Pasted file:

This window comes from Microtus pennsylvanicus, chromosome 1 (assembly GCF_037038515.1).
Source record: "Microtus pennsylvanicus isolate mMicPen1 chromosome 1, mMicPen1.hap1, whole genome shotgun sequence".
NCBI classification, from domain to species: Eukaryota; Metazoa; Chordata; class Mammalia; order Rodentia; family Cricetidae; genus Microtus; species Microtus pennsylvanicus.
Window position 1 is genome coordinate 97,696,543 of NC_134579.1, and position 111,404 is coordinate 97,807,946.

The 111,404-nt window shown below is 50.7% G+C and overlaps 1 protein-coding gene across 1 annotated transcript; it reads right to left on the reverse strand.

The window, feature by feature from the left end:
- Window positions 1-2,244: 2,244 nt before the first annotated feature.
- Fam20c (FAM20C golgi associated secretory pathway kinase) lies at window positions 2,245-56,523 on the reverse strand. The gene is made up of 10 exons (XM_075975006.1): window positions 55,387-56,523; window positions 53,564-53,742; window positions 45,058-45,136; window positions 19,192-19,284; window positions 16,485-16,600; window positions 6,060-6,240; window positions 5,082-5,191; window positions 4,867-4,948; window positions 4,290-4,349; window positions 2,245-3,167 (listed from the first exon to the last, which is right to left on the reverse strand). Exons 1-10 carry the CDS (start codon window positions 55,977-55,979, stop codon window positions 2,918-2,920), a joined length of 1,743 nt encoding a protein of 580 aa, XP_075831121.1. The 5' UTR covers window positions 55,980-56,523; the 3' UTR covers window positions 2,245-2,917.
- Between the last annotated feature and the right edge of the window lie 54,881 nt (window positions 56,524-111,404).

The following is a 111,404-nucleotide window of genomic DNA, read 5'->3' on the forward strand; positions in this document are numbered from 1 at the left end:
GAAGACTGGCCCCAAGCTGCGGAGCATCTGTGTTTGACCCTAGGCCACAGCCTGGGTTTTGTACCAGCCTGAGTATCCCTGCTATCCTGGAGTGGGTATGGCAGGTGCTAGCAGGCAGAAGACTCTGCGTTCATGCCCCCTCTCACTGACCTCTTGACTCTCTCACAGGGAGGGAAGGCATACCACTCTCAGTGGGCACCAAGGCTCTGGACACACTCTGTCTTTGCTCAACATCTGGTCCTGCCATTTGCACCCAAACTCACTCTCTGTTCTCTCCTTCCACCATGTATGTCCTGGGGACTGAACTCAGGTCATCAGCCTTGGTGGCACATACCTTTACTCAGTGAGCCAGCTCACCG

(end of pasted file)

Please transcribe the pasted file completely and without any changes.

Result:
This window comes from Microtus pennsylvanicus, chromosome 1 (assembly GCF_037038515.1).
Source record: "Microtus pennsylvanicus isolate mMicPen1 chromosome 1, mMicPen1.hap1, whole genome shotgun sequence".
NCBI classification, from domain to species: Eukaryota; Metazoa; Chordata; class Mammalia; order Rodentia; family Cricetidae; genus Microtus; species Microtus pennsylvanicus.
Window position 1 is genome coordinate 97,696,543 of NC_134579.1, and position 111,404 is coordinate 97,807,946.

The 111,404-nt window shown below is 50.7% G+C and overlaps 1 protein-coding gene across 1 annotated transcript; it reads right to left on the reverse strand.

The window, feature by feature from the left end:
- Window positions 1-2,244: 2,244 nt before the first annotated feature.
- Fam20c (FAM20C golgi associated secretory pathway kinase) lies at window positions 2,245-56,523 on the reverse strand. The gene is made up of 10 exons (XM_075975006.1): window positions 55,387-56,523; window positions 53,564-53,742; window positions 45,058-45,136; window positions 19,192-19,284; window positions 16,485-16,600; window positions 6,060-6,240; window positions 5,082-5,191; window positions 4,867-4,948; window positions 4,290-4,349; window positions 2,245-3,167 (listed from the first exon to the last, which is right to left on the reverse strand). Exons 1-10 carry the CDS (start codon window positions 55,977-55,979, stop codon window positions 2,918-2,920), a joined length of 1,743 nt encoding a protein of 580 aa, XP_075831121.1. The 5' UTR covers window positions 55,980-56,523; the 3' UTR covers window positions 2,245-2,917.
- Between the last annotated feature and the right edge of the window lie 54,881 nt (window positions 56,524-111,404).

The following is a 111,404-nucleotide window of genomic DNA, read 5'->3' on the forward strand; positions in this document are numbered from 1 at the left end:
GAAGACTGGCCCCAAGCTGCGGAGCATCTGTGTTTGACCCTAGGCCACAGCCTGGGTTTTGTACCAGCCTGAGTATCCCTGCTATCCTGGAGTGGGTATGGCAGGTGCTAGCAGGCAGAAGACTCTGCGTTCATGCCCCCTCTCACTGACCTCTTGACTCTCTCACAGGGAGGGAAGGCATACCACTCTCAGTGGGCACCAAGGCTCTGGACACACTCTGTCTTTGCTCAACATCTGGTCCTGCCATTTGCACCCAAACTCACTCTCTGTTCTCTCCTTCCACCATGTATGTCCTGGGGACTGAACTCAGGTCATCAGCCTTGGTGGCACATACCTTTACTCAGTGAGCCAGCTCACCG